Parent Volunteers

Parkwood Weekday Early Education Center has an Open Door policy for all parents of enrolled children.  Parents are not only welcomed, but also highly encouraged to volunteer in our school. 

All visitors are required to sign in at the classroom.   

Siblings of children in the program may not attend when a parent is volunteering in the classroom. 

Parents may be asked to help with certain tasks such as cutting out items for the classrooms, sharing information about their job or hobby or culture, donating items, and reading to a group of children.

Working parents have opportunities to be involved.  Parents may serve on our Parent Advisory Council to help guarantee a setting designed to reflect the needs of today’s families. The council is made up of parents of diverse backgrounds and talents.  Together with the director and staff, they work together to offer support for fund raising events and provide social interaction among the school’s parents.  

Before we open the doors each morning our staff begins the day praying for our students and families.  Please let us know if you have a special need that you would like us to pray for.  We consider it a privilege to pray for you.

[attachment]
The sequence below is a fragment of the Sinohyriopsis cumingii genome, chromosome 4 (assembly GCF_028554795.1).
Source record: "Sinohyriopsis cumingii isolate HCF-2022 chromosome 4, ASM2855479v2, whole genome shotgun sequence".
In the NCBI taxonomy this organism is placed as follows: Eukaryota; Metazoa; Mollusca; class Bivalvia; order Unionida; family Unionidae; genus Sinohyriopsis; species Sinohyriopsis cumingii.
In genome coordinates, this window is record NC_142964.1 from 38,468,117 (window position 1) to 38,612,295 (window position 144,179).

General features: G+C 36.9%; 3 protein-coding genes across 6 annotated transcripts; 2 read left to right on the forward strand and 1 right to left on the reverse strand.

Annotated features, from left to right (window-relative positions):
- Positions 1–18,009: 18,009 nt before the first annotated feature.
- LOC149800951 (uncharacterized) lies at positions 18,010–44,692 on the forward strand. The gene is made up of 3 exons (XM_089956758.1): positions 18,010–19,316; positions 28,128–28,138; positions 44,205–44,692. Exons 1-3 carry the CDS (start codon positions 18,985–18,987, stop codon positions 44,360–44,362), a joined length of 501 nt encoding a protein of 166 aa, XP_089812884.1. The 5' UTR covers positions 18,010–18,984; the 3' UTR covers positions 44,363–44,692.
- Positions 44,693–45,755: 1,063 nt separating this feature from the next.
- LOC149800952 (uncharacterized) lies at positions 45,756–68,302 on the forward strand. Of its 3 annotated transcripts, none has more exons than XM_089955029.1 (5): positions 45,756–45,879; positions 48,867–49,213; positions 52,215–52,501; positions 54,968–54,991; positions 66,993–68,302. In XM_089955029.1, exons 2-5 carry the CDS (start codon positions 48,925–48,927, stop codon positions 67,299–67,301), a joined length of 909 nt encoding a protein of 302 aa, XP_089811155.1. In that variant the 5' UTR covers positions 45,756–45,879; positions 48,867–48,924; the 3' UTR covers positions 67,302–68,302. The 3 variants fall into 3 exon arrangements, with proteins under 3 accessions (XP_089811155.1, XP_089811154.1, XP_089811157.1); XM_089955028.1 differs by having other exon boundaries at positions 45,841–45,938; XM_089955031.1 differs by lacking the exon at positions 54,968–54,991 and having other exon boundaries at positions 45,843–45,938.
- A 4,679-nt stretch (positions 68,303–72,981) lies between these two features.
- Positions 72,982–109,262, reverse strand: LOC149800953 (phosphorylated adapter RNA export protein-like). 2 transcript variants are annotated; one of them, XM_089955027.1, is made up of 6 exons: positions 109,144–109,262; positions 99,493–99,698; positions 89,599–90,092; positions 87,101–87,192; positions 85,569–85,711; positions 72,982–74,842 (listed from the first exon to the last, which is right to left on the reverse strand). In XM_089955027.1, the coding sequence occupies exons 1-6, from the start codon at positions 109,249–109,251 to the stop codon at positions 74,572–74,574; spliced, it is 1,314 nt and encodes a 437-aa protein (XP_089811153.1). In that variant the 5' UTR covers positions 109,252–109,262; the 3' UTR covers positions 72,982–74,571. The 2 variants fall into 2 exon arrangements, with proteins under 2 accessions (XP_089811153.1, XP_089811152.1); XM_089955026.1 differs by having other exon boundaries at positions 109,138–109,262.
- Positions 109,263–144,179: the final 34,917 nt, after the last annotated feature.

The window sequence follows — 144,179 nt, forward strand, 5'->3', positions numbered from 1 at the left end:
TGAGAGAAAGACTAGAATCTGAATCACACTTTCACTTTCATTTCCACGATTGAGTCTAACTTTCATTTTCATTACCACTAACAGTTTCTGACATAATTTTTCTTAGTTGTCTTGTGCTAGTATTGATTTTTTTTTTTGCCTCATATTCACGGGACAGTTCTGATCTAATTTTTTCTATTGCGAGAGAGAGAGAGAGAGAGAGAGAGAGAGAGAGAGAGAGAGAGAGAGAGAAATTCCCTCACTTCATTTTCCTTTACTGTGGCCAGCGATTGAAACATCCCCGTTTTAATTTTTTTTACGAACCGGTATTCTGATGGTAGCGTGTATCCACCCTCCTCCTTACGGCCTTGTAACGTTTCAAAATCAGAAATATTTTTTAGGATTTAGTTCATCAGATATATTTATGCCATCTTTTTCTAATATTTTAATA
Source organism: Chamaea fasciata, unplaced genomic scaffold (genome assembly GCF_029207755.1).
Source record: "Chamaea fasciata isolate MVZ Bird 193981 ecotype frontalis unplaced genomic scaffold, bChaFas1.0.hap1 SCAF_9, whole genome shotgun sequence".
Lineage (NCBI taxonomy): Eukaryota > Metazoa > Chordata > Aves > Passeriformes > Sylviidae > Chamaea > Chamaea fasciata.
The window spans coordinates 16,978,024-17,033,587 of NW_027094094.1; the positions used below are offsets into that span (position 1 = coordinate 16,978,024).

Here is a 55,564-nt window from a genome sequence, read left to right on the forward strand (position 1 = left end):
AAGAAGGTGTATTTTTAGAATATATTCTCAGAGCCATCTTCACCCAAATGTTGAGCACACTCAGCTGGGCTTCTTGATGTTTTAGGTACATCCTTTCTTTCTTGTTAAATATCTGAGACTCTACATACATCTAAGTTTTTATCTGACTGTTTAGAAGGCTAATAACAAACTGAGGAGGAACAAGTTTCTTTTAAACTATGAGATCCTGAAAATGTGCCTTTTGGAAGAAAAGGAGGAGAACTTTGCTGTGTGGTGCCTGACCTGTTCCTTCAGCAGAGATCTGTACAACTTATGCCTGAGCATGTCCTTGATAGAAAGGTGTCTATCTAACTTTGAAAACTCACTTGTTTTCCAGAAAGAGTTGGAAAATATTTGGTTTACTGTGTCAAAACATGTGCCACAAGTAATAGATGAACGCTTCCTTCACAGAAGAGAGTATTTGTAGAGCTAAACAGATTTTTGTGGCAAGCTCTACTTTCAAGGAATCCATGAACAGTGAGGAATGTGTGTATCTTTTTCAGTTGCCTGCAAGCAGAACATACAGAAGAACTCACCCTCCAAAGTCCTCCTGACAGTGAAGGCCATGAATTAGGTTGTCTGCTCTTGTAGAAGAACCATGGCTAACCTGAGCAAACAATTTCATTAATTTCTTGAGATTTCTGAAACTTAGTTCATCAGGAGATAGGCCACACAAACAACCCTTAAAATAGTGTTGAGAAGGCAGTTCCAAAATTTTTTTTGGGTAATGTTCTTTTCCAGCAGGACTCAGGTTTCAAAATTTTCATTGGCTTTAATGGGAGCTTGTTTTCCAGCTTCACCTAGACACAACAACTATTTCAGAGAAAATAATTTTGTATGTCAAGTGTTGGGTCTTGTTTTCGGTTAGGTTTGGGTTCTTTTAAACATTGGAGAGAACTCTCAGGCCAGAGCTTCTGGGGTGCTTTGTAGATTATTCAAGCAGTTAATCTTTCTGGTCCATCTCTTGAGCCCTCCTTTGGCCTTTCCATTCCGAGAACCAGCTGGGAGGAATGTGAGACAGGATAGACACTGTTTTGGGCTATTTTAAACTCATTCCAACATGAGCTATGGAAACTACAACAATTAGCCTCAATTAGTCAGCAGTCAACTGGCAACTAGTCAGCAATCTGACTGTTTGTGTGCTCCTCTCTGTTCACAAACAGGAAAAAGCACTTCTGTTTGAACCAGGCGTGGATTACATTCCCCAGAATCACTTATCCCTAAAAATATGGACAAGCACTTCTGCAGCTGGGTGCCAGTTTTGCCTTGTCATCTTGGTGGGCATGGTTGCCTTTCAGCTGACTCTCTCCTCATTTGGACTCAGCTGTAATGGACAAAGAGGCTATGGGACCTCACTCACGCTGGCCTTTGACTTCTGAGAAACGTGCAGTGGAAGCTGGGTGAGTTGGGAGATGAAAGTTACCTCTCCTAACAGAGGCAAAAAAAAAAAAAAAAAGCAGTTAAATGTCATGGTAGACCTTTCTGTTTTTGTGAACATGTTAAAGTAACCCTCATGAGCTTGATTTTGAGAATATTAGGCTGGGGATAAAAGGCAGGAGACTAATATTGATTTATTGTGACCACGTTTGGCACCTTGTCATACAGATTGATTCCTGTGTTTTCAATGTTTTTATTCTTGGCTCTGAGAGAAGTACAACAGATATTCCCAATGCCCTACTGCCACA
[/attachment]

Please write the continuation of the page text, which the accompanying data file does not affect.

Ways Parents Can Help

Be positive as you talk to your child about school.  Prepare him/her in advance that you will leave and that you will return.

Help your child to attend regularly. Teach your child self-reliance by encouraging him/her to do some things for themselves.  Allow them plenty of time to accomplish the task.  Teach them to put on, take off, and hang up their clothes, put away their toys, eat regularly and properly. Establish regular toilet and sleeping habits.

Read to, talk with and listen to your child.  Teach your child his/her full name, age, names of parents, address and telephone number.  This will depend on the age of the child.

Take an interest in your child’s school experience.  Help develop a wholesome, friendly attitude toward his/her teacher.

Do not judge the value of your child’s school experience by the number of pieces of paper brought home each day.  The important thing is not what goes home in their hands but what goes home in their hearts.

Confer with the teacher about your child, but refrain from discussing the child in his/her presence.  Work with the teacher concerning any problems that may arise.  Report any upsetting experiences, which you think, may help the teacher understand your child better.

Communicate assurance of love to your child regardless of his/her pace of learning.  Help your child understand that his/her teacher will not ask him/her to do anything that will hurt them or that is wrong.  Also reinforce these principles.

Take time to listen to what your child has to say.  Love and attention early in life are the keys to developing a child’s self worth.